Richmond Greyhound bus station could relocate from Scott's Addition
The Greyhound bus station that has stood on Arthur Ashe Boulevard for more than 40 years likely won't be there for much longer.
- The hedge fund best known for the ravaging of America's newspapers bought it late last year.
Driving the news: Greyhound bus stations nationwide are closing and relocating after being acquired by Alden Global Capital, the investment firm that rose to infamy for its acquisition and gutting of American newspapers, Axios Cleveland's Sam Allard reports.
- Twenty Lake Holdings LLC, a subsidiary of Alden Global Capital, purchased 33 Greyhound stations from the U.K. conglomerate FirstGroup late last year, including the Richmond station at 2910 N. Arthur Ashe Blvd., according to city property records.
- FirstGroup acquired Greyhound in 2021 and sold the bus service to German transport company FlixBus for $172 million, but retained the stations until the sale to the Alden subsidiary.
Why it matters: Greyhound has long been the brand most closely associated with intercity bus travel in the U.S..
- Its stations occupy prime downtown real estate that is considered ripe for commercial and residential development.
Zoom in: Twenty Lake paid $11.1 million for the 5-acre Richmond Greyhound property, which sits directly across from the $2.4 billion Diamond District project and within development and entertainment hotspot, Scott's Addition.
- The sale closed in December, and by January, the hedge fund had listed the property for sale for an undisclosed amount, BizSense reported.
- The Richmond-based listing agents told BizSense they were reviewing offers and speculated that Greyhound would likely not operate out of the site after a sale.
It's unclear where a possible sale stands today. Co-listing agent Michael Morris with Commonwealth Commercial told Axios he forwarded our questions to Twenty Lake.
- Property records show Twenty Lake still owns the station/property and Greyhound continues to operate out of the site.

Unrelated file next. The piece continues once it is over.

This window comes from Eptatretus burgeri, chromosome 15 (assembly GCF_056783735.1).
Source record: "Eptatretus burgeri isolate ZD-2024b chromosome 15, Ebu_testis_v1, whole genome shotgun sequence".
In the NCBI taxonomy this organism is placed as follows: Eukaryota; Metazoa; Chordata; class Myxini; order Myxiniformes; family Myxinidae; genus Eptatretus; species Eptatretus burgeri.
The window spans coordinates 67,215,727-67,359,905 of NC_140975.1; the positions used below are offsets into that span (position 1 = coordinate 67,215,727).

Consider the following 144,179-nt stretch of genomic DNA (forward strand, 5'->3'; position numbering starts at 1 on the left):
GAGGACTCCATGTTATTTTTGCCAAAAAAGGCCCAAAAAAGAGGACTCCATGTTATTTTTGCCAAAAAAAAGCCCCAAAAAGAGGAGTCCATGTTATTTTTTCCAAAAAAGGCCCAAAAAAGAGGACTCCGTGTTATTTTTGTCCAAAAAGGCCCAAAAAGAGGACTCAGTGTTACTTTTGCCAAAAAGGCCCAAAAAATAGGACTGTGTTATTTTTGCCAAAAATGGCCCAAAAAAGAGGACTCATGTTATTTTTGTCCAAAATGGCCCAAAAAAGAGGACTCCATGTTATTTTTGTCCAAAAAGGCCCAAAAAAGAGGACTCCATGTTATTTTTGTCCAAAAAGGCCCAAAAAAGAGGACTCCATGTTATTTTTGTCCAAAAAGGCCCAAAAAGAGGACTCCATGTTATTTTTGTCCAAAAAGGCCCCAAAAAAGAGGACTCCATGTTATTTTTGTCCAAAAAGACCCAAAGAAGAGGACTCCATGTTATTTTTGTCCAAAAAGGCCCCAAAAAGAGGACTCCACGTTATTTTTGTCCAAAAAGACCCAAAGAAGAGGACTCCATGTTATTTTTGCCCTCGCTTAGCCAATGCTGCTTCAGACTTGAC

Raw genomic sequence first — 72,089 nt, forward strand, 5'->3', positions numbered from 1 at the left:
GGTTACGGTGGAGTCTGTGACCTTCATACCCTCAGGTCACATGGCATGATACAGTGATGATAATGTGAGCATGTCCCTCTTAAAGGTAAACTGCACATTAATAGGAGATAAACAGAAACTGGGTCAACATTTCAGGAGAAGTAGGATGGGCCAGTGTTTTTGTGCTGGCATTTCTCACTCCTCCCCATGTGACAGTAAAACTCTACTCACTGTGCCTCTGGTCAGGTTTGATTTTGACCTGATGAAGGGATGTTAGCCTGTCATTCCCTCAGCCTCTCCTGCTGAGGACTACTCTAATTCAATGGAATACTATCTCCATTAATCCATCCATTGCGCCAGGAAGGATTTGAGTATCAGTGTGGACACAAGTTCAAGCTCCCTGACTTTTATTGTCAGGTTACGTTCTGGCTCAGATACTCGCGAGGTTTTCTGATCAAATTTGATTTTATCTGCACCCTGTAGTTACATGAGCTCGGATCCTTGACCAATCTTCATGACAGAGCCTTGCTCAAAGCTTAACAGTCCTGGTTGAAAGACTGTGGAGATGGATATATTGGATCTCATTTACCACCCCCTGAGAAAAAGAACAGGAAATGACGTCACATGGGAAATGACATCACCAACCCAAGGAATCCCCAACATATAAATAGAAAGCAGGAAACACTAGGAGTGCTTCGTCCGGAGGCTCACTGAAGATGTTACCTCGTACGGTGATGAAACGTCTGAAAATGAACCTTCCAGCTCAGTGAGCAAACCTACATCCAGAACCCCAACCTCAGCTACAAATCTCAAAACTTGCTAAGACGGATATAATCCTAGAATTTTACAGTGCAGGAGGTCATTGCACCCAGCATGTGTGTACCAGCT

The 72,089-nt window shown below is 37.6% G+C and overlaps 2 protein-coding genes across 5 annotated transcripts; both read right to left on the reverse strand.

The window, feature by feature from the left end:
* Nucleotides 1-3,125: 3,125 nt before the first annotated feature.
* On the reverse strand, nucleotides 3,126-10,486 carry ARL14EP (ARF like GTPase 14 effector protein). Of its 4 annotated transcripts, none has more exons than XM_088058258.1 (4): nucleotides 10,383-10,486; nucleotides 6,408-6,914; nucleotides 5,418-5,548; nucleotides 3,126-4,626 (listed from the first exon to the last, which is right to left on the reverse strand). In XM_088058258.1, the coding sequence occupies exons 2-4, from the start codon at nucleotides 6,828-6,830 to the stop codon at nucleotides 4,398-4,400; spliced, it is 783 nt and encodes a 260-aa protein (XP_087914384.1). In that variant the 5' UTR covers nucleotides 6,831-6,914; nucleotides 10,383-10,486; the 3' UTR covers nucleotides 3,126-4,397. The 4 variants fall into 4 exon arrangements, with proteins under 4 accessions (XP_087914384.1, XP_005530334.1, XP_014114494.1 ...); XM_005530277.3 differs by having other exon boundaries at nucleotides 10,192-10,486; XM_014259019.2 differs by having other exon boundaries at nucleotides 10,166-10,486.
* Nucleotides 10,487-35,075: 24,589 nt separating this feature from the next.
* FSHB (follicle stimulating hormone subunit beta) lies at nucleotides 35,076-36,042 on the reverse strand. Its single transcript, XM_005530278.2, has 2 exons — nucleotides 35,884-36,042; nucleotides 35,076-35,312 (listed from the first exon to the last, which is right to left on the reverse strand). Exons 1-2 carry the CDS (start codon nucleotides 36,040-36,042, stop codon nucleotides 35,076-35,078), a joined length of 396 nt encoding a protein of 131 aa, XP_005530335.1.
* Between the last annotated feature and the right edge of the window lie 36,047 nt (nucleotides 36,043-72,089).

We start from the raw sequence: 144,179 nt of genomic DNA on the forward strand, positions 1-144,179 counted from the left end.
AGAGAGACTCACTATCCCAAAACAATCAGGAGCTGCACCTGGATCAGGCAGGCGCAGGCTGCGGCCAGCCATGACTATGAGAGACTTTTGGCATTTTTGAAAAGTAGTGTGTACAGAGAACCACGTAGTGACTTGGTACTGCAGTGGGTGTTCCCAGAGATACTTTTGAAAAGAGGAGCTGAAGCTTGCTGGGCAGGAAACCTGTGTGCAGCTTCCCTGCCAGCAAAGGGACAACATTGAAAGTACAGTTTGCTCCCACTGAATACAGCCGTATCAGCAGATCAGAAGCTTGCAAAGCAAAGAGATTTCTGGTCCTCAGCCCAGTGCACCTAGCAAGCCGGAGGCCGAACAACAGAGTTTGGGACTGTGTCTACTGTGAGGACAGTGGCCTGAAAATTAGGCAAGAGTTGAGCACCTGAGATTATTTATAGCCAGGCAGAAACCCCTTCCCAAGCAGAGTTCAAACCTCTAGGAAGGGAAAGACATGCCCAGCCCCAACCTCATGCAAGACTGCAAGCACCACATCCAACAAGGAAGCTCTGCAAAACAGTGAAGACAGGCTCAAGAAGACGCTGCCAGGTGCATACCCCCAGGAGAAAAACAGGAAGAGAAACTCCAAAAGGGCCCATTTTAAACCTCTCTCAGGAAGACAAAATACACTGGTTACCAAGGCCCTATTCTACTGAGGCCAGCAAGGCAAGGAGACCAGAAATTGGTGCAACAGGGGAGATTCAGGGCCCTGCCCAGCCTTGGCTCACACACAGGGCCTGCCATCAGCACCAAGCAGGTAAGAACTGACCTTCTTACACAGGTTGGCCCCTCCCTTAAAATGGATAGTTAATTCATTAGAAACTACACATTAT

What they're saying: Twenty Lake did not respond to an Axios email and phone call seeking comment.
- Axios has made numerous attempts via phone and email to contact spokespeople from Greyhound and FlixBus since early October. No one has responded.
The big picture: Multiple downtown Greyhound stations closed and relocated to less formal locations after the sales.
What happened: After the Philadelphia terminal closed, Greyhound began operating curbside a short distance away, forcing passengers to wait outside on sidewalks without designated seating or restrooms.
- In Charlottesville, Greyhound shuttered its station in 2021 and moved to an unmarked stop in an Amtrak parking lot ahead of listing the property for sale, causing confusion and anger. An LLC with a mailing address registered to Twenty Lake paid $2.42 million for the property in January, per property records.
- In Louisville this year, the station relocated with no notice to passengers to a temporary site in a strip mall a mile away.
Between the lines: The relocation of stations to less accessible, outdoor locations raises equity and safety concerns.
- A DePaul University study this year found that Greyhound riders tend to be younger and lower-income than other travelers, and are less likely to have access to a car.
- When Cincinnati's station closed, Greyhound relocated to a suburban location 10 miles away, with advocates calling it an "unfair burden" on passengers who would be forced to spend money on an Uber or time on public transit to get there.
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